There are few football parents who recognize the risk/reward of the most violent of sports more than Derek Stingley Sr.
He was seven years old when his father, New England Patriots wide receiver Darryl Stingley, became a quadriplegic in a 1978 NFL preseason game after taking a full-speed shoulder to helmet hit from Oakland’s Jack Tatum.
Darryl never stopped Derek from playing sports, even after Derek suffered a concussion when he was leveled playing in an Arena Football League game.
Thus now, as a football coach who’s the father of LSU sophomore defensive back Derek Stingley Jr., arguably the best lockdown defender in college football, Derek Sr. understands the passionate viewpoints of whether football should be played this fall as the coronavirus pandemic continues to ravage the globe.
“We should at least give it the old college try,” Derek Sr. said on the very day the Big Ten and Pac 12 Conferences decided to delay all 2020 fall sports until next spring.
As of August 12, when this column was written just hours before our press deadline, the 2020 college football season was still alive for LSU and the rest of the 13 other Southeastern Conference teams, 15 Atlantic Coast Conference teams including one-year temporary football member Notre Dame and 10 Big 12 Conference teams.
The ACC is scheduled to start an 11-game schedule (10 conference, one non-conference) on Sept. 10. The Big 12 is scheduled to start a 10-game schedule (9 conference, 1 non-conference) on Sept. 26, the same day the SEC begins 10-game schedule with nothing but league games against each other.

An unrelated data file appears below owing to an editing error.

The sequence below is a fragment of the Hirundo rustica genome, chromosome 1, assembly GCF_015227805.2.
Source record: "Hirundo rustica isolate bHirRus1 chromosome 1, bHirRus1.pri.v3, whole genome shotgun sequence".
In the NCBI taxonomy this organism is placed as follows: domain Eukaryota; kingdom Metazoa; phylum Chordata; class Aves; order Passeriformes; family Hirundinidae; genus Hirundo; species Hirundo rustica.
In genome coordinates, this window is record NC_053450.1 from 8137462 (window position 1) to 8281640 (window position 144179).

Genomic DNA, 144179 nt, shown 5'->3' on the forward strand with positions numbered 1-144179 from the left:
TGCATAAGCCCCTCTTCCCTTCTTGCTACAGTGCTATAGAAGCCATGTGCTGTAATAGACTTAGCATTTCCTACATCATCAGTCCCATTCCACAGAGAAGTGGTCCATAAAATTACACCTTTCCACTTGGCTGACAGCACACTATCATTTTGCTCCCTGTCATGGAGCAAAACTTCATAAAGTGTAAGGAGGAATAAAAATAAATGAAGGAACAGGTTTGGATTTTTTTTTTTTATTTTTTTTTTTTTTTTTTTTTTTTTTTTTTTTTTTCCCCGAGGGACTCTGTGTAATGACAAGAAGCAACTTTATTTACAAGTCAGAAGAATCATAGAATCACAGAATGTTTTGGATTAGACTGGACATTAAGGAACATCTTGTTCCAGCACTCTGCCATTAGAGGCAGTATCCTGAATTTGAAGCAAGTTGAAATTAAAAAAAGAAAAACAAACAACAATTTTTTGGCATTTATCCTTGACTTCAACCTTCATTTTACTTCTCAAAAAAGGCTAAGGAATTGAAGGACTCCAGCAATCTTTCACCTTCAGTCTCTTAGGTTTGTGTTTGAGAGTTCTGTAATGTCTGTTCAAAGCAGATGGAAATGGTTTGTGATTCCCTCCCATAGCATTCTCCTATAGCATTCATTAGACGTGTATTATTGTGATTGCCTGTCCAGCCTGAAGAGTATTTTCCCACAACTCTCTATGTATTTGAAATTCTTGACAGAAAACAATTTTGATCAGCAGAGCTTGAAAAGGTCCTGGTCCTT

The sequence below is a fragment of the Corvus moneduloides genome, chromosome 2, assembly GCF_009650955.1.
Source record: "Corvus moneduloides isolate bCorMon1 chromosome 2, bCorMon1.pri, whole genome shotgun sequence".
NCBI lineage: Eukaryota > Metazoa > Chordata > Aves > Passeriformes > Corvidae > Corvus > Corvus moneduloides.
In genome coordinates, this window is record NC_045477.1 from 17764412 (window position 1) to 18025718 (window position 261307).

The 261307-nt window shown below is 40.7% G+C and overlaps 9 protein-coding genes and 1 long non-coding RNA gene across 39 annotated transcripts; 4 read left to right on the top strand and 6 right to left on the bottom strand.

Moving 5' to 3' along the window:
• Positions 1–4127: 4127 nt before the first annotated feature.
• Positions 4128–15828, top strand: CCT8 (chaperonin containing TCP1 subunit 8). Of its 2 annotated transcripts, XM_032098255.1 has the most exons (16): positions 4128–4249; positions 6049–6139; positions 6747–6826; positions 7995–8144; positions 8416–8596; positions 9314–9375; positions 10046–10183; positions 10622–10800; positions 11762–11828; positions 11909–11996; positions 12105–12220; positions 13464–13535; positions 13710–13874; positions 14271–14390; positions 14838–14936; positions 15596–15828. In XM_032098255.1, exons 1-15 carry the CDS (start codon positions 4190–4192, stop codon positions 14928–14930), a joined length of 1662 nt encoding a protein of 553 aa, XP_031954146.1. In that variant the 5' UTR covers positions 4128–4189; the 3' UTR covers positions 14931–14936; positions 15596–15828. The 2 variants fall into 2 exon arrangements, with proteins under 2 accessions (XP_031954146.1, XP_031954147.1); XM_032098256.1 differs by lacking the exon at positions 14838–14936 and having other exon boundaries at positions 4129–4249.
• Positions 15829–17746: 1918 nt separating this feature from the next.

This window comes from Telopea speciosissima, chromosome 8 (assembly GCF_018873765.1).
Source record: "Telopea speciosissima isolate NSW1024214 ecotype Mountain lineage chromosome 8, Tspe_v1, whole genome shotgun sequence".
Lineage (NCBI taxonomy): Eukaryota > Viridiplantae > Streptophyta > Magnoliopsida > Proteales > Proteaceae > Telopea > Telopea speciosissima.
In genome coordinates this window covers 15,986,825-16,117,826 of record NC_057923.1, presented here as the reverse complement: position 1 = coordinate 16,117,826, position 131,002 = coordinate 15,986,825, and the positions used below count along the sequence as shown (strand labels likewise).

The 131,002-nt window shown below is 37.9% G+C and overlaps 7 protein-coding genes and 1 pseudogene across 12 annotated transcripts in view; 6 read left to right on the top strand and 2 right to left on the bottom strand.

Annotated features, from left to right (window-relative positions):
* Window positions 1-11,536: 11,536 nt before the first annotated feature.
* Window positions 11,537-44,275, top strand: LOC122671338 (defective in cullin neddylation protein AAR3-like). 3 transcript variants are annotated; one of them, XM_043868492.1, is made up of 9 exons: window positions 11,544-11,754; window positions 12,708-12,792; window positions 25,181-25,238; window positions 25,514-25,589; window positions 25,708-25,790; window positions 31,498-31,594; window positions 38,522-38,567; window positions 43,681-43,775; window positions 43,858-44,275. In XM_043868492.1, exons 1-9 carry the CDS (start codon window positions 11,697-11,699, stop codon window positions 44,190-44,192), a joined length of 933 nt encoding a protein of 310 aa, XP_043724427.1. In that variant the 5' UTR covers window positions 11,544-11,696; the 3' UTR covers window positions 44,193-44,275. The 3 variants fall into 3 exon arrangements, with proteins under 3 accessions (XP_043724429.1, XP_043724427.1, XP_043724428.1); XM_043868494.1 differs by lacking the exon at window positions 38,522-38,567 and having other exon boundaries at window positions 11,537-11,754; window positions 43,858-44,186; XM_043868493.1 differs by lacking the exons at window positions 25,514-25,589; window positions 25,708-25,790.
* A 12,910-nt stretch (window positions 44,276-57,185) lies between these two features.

Whether these conferences actually start the season isn’t known. If there is one lesson learned since COVID-19 began shutting down our country in mid-March, it’s the rules of the game are constantly changing.
The best advice medical experts give one day may not be relevant the next day as more information is learned on how coronavirus virus zigs when doctors think it zags.
It’s why the SEC, the ACC and the Big 12 didn’t jump the gun and kill the 2020 schedule before preseason practice begins. As SEC commissioner Greg Sankey said, “Take time when making decisions, this is all new and you’ll gain better information each day.”
There’s no right or wrong decision. Individual conferences made choices based on what they thought was best for their leagues, and it wasn’t necessarily health-related.
Most mid-major conferences canceled because of budgets that suffered heavy financial losses from the cancelled huge guaranteed paydays earned as road fodder for Power 5 Conference schools.
The Big Ten and Pac-12 said they delayed until the spring because of the well-being of their student-athletes, but there’s no doubt both leagues also didn’t want to be sued by parents of any player who could die.
So, what makes the remaining three leagues still standing any different than those who chose to fold?
Nothing, except for the willingness to play this thing to the end.
Even though football revenue pays the bills of entire athletic programs, the decision to forge on isn’t necessarily about finances. Most schools like LSU will be playing before half empty or three-fourth empty stadiums and will lose millions.